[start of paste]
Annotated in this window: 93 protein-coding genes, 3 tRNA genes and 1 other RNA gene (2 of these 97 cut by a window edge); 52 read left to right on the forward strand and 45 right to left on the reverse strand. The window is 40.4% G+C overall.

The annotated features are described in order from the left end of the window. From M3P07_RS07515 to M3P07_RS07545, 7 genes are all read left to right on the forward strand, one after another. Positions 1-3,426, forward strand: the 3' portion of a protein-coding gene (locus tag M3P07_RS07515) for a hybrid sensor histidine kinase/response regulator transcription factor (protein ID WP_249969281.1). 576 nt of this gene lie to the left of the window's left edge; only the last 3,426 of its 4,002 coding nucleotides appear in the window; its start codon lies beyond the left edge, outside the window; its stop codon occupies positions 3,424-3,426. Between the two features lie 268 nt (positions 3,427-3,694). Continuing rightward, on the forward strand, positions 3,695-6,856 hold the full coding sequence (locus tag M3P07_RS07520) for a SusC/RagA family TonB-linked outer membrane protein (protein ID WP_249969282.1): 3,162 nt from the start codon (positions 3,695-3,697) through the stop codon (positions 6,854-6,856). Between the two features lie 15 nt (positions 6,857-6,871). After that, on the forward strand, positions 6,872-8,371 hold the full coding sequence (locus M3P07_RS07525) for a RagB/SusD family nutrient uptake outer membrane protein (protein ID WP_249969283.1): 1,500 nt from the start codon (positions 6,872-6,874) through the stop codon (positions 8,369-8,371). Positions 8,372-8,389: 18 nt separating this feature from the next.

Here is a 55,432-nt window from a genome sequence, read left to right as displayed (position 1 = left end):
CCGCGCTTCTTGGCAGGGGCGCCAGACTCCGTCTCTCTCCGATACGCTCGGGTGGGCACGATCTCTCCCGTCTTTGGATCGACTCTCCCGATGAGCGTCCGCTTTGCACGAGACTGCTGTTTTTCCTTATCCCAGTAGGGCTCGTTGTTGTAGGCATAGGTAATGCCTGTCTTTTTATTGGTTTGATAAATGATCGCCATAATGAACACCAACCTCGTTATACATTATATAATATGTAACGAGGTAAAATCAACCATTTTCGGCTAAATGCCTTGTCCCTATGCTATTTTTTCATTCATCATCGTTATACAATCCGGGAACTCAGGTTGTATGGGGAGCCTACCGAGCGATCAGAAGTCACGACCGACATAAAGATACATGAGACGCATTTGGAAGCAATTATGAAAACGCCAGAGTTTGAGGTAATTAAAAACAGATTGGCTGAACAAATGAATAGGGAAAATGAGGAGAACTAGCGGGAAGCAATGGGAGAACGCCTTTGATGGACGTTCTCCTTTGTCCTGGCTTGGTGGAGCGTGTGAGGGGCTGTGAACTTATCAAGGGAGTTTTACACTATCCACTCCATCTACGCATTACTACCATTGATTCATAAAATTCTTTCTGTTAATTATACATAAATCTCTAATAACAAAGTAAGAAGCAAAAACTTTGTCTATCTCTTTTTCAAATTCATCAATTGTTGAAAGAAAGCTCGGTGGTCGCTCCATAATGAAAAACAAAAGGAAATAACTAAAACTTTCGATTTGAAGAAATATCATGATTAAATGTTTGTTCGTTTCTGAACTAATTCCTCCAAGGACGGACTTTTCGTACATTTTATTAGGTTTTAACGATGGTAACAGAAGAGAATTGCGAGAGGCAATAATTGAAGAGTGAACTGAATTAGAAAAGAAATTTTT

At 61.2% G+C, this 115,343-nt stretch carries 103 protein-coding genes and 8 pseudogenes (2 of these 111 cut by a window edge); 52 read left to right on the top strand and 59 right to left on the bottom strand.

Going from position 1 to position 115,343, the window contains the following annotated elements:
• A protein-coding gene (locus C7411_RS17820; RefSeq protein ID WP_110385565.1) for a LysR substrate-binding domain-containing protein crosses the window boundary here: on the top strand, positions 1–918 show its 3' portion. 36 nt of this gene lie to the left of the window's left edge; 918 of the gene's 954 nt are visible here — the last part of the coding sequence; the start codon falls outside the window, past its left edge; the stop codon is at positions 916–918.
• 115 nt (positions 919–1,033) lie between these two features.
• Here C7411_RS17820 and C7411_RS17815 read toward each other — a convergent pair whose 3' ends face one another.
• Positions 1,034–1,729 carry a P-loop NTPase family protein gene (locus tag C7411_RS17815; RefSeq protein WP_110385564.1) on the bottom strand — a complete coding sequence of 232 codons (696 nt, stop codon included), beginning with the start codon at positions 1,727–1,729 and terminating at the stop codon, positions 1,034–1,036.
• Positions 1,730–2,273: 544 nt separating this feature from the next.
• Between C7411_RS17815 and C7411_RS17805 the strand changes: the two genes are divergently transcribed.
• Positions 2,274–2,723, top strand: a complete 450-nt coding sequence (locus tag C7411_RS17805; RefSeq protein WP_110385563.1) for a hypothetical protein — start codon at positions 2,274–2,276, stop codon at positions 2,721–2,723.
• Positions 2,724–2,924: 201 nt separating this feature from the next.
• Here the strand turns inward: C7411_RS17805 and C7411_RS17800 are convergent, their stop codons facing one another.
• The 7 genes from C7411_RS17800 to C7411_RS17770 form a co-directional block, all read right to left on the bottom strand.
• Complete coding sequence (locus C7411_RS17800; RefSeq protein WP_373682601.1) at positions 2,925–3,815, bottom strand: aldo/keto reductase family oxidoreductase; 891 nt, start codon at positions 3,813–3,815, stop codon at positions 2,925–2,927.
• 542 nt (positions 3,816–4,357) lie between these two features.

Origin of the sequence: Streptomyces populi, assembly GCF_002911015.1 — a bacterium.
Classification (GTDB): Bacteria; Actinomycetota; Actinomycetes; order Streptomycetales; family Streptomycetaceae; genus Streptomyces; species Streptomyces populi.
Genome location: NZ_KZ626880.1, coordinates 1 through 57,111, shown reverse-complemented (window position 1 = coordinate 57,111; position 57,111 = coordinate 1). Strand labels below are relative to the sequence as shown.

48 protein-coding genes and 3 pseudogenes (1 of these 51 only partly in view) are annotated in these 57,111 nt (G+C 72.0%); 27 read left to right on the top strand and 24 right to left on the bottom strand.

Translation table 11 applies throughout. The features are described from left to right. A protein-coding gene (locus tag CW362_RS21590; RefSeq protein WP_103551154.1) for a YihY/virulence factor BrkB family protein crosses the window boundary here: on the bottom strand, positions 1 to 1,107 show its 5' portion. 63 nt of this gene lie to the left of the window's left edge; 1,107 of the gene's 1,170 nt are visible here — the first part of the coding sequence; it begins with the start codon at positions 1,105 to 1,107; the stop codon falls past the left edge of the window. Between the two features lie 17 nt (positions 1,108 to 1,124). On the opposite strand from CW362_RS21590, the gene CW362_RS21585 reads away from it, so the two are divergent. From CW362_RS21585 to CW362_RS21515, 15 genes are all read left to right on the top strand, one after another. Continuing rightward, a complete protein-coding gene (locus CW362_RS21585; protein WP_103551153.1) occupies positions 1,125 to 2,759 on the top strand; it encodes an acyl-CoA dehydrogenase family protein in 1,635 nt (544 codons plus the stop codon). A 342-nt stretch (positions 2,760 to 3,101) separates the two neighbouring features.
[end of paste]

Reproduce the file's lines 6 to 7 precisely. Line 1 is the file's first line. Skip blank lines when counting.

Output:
Going from position 1 to position 115,343, the window contains the following annotated elements:
• A protein-coding gene (locus C7411_RS17820; RefSeq protein ID WP_110385565.1) for a LysR substrate-binding domain-containing protein crosses the window boundary here: on the top strand, positions 1–918 show its 3' portion. 36 nt of this gene lie to the left of the window's left edge; 918 of the gene's 954 nt are visible here — the last part of the coding sequence; the start codon falls outside the window, past its left edge; the stop codon is at positions 916–918.